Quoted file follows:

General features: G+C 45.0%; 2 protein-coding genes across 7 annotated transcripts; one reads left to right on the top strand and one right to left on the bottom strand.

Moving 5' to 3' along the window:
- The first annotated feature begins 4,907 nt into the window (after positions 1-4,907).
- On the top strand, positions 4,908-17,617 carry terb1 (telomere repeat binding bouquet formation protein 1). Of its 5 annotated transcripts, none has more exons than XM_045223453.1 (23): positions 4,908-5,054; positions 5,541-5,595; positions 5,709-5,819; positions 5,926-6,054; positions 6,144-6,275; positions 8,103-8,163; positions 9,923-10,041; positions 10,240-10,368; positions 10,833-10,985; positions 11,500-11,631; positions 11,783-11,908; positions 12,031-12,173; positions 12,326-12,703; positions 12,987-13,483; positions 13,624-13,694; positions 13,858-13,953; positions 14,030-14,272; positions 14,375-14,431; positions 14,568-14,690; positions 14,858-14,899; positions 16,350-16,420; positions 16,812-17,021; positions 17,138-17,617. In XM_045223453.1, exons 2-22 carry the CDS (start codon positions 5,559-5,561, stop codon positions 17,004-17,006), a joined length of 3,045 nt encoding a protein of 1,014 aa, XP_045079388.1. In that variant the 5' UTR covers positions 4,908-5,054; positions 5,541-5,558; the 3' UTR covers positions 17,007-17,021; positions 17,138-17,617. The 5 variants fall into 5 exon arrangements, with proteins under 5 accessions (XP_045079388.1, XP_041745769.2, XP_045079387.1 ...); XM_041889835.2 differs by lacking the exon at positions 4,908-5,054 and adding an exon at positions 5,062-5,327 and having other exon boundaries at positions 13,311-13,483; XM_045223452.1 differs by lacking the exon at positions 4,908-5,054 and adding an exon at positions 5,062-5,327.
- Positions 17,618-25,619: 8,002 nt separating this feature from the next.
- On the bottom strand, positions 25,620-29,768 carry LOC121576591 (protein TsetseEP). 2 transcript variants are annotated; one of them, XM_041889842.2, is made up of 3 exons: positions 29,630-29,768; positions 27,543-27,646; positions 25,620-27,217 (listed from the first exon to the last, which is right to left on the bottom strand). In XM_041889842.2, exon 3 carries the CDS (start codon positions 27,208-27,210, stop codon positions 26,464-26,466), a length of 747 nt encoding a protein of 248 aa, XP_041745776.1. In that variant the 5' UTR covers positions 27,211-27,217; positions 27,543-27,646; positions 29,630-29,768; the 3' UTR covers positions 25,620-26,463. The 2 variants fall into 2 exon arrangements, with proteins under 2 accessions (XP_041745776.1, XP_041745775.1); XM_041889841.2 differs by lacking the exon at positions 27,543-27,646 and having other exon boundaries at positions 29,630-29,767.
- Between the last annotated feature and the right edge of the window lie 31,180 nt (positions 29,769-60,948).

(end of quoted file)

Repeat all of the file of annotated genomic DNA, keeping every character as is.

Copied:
General features: G+C 45.0%; 2 protein-coding genes across 7 annotated transcripts; one reads left to right on the top strand and one right to left on the bottom strand.

Moving 5' to 3' along the window:
- The first annotated feature begins 4,907 nt into the window (after positions 1-4,907).
- On the top strand, positions 4,908-17,617 carry terb1 (telomere repeat binding bouquet formation protein 1). Of its 5 annotated transcripts, none has more exons than XM_045223453.1 (23): positions 4,908-5,054; positions 5,541-5,595; positions 5,709-5,819; positions 5,926-6,054; positions 6,144-6,275; positions 8,103-8,163; positions 9,923-10,041; positions 10,240-10,368; positions 10,833-10,985; positions 11,500-11,631; positions 11,783-11,908; positions 12,031-12,173; positions 12,326-12,703; positions 12,987-13,483; positions 13,624-13,694; positions 13,858-13,953; positions 14,030-14,272; positions 14,375-14,431; positions 14,568-14,690; positions 14,858-14,899; positions 16,350-16,420; positions 16,812-17,021; positions 17,138-17,617. In XM_045223453.1, exons 2-22 carry the CDS (start codon positions 5,559-5,561, stop codon positions 17,004-17,006), a joined length of 3,045 nt encoding a protein of 1,014 aa, XP_045079388.1. In that variant the 5' UTR covers positions 4,908-5,054; positions 5,541-5,558; the 3' UTR covers positions 17,007-17,021; positions 17,138-17,617. The 5 variants fall into 5 exon arrangements, with proteins under 5 accessions (XP_045079388.1, XP_041745769.2, XP_045079387.1 ...); XM_041889835.2 differs by lacking the exon at positions 4,908-5,054 and adding an exon at positions 5,062-5,327 and having other exon boundaries at positions 13,311-13,483; XM_045223452.1 differs by lacking the exon at positions 4,908-5,054 and adding an exon at positions 5,062-5,327.
- Positions 17,618-25,619: 8,002 nt separating this feature from the next.
- On the bottom strand, positions 25,620-29,768 carry LOC121576591 (protein TsetseEP). 2 transcript variants are annotated; one of them, XM_041889842.2, is made up of 3 exons: positions 29,630-29,768; positions 27,543-27,646; positions 25,620-27,217 (listed from the first exon to the last, which is right to left on the bottom strand). In XM_041889842.2, exon 3 carries the CDS (start codon positions 27,208-27,210, stop codon positions 26,464-26,466), a length of 747 nt encoding a protein of 248 aa, XP_041745776.1. In that variant the 5' UTR covers positions 27,211-27,217; positions 27,543-27,646; positions 29,630-29,768; the 3' UTR covers positions 25,620-26,463. The 2 variants fall into 2 exon arrangements, with proteins under 2 accessions (XP_041745776.1, XP_041745775.1); XM_041889841.2 differs by lacking the exon at positions 27,543-27,646 and having other exon boundaries at positions 29,630-29,767.
- Between the last annotated feature and the right edge of the window lie 31,180 nt (positions 29,769-60,948).